Over dinner he told the client about the firm’s unusual practice of letting its professionals turn down work. “For any of them being willing to do it,” said David, “it either has to be technically challenging, have high visibility, or do significant good to society. I don’t think I can sell your projects internally. I think you would be better served by going to another . . .” Here, the client interjected, “Are you trying to say that our projects aren’t cool enough?” All David could do was shrug his shoulders.

A week later the man called David, asking to meet with several of the key members of the Cool & Awesome professional staff. The day of the meeting the man stood before the Cool & Awesome talent and put up his first slide. It read:

Why XYZ Corporation
Wants to Work With
Cool & Awesome
And Why
Cool & Awesome
Should Want
To Work With XYZ

That was the Amazing Flip: Roles had reversed. The client had become the seller and the professional firm had become the buyer!

Having learned that saying no can make you more attractive, rather than less, the very next week, I called a client and told them we would not be pursuing work with them that they had asked us to bid on. The client paused for a moment and then responded, “Well, if you don’t want to work with our New York teams, let me tell you how it would work in Boston.”


Breaking the Rainmaking Rules

Wednesday, August 22nd, 2007

A few rainmakers break selling rules and still get hired more times than not.  They talk too much and too much about themselves.   They stress features rather than benefits.  They arrive late for meetings.  And they get away with it! One management consultant I know will tell his client that something is red.  No, the client says, it’s green.  Yes, I agree with you, replies the consultant, it is red.  And he gets away with it!  Another professional whom I observed many times would threaten prospective clients of the immediate failure of their business, if they didn’t hire him and march to his orders.  And he got away with it!

The reasons for these aberrations, I think, are specific to each case.  The red-is-green consultant is one of the most charming people I have ever met.  People want to agree with him.  The do-as-I-say professional sold effectively only to those clients which were paramilitary in style.  His talent was finding them—so many of them.

But most of us don’t have boundless charm and don’t feel comfortable ordering our clients about, or a reputation that puts us beyond questioning.  We must listen to what they say.  We must not be arrogant or imperious.  We have to follow the rules.

Has anyone else a good example of a rainmaker who broke basic rules of selling?

Rainmaker Story #4: The Personal Touch

Monday, July 16th, 2007

He charmed everyone.  He greeted you with a glint in his eye and a laugh. His first words showed that he remembered you and made you feel special.  Being with him gave you a lift.  Spend fifteen minutes with this man and you came away all charged up. 

He was like everyone’s ideal kid brother, smart and spunky.  That he stood no more than five feet, five inches contributed to the impression.  I remember watching him present to a prospective client and thinking, “I sure like that kid.  I hope he gets it.”  Yet I knew he was almost twenty years older than I was.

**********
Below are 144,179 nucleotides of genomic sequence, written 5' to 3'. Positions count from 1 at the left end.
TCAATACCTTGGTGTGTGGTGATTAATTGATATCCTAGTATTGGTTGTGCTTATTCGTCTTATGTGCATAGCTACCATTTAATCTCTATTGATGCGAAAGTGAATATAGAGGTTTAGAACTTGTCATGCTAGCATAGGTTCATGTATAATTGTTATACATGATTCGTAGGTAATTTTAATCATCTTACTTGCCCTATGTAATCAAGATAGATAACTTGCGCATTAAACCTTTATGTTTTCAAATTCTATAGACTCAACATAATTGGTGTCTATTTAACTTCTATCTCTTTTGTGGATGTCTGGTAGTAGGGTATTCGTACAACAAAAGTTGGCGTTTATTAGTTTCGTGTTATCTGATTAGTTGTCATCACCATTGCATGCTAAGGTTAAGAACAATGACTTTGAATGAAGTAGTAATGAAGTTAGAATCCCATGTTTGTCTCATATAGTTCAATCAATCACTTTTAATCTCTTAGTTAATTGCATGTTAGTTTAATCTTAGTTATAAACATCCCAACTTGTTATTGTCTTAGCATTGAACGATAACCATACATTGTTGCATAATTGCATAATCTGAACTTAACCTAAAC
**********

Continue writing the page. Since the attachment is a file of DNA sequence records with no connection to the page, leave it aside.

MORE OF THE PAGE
I used to wonder how anyone could be that charming. That isn’t to say that he wasn’t a tough businessman.  He was.  Or that he was flawless.  He wasn’t, any more than anyone else is.  But the charm was special.

One day we were working in his office, when his assistant announced over the intercom that Marie Smith (I don’t remember the real name) was on the line.  He walked to the phone, paused, and put his hand up to signal me to keep quiet.  He paused again, pinched the bridge of his nose between his thumb and forefinger, closed his eyes and remained frozen for several seconds.  Then, suddenly animated, he reached for the phone.  He laughed lightly, “Marie! It must be almost a year to the day since we saw you at . . .”

He had paused to prepare these few words!  That was when I realized that the personal touch, which made him so special, was something he worked at.

So, if you want someone to feel special, pause for a moment to recall something special about them.

Rainmaker Story #3: The Stalker

Monday, June 4th, 2007

At a conference the other day I set myself the task of spending time with one of the speakers after a breakout session which was attended by about 40 people. At the end of the workshop, eight people lined up to talk with the speaker, and he gave each of them a minute or two of his time. Unlike the others, I spent almost twenty minutes with him, enough time to come up with a reason to follow up next week. And I owe it all to Dennis Donovan.

Many years ago, when I was transferred east to run the eastern regional office of the firm I was with, Dennis’s firm was our chief competitor. It was taking business from us left and right. But it wasn’t really his firm that was beating us; it was Dennis. During my first months on the job, I had my head handed to me seven competitive presentations in a row. Dennis won all of them.

So, I went to school on him. One of my first efforts was to attend a professional association’s annual meeting where I could meet a lot of clients. Dennis was there, too, and had obviously been coming to the meetings for several years. He could really work a room, but what most intrigued me was how he worked the speakers, who tended to be senior people with a lot of influence. This is what he did:

He would arrive early at the room for the breakout session and take a front row seat directly across from the speaker. During the entire workshop, he would give the speaker full attention. At the end of the session, when the speaker asked for questions and there was the usual awkward pause, Dennis would raise his hand. He said his name and the name of his firm and then lobbed an easy question that gave the speaker a chance to look smart.